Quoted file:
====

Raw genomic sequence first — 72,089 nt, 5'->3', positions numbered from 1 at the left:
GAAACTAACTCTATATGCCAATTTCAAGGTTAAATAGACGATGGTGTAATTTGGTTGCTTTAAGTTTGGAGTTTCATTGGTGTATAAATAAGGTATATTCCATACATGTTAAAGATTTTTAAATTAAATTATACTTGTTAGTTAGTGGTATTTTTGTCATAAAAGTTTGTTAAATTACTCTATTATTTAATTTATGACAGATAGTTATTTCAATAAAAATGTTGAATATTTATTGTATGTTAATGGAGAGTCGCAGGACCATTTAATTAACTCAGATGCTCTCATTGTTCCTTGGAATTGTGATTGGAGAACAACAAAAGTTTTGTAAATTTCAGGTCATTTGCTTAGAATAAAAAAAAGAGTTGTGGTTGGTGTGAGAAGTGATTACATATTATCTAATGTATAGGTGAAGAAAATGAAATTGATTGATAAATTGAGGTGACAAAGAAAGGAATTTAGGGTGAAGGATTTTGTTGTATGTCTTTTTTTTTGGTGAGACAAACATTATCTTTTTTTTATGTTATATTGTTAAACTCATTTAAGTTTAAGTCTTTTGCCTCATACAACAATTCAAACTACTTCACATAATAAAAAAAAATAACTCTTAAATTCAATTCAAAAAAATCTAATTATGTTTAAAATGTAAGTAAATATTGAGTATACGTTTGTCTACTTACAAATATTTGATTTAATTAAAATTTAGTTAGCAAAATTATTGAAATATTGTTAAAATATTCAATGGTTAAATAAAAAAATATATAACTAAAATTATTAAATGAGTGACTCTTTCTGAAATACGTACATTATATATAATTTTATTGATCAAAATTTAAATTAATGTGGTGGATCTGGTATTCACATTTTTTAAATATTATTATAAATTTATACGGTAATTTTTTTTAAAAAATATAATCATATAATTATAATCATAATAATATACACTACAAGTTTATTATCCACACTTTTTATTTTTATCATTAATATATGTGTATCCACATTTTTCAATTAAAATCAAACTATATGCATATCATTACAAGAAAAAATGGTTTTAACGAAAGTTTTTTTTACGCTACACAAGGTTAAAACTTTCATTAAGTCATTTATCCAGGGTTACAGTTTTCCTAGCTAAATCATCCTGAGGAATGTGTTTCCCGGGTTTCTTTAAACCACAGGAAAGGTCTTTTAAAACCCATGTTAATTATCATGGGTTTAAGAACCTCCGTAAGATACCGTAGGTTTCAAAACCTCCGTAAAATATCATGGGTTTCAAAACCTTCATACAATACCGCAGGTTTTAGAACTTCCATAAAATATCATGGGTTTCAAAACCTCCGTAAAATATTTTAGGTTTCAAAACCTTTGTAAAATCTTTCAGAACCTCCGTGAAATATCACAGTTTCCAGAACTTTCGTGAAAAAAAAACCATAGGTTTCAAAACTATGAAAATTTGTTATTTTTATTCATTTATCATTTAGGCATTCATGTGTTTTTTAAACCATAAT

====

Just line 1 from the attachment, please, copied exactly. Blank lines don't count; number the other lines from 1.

Raw genomic sequence first — 72,089 nt, 5'->3', positions numbered from 1 at the left: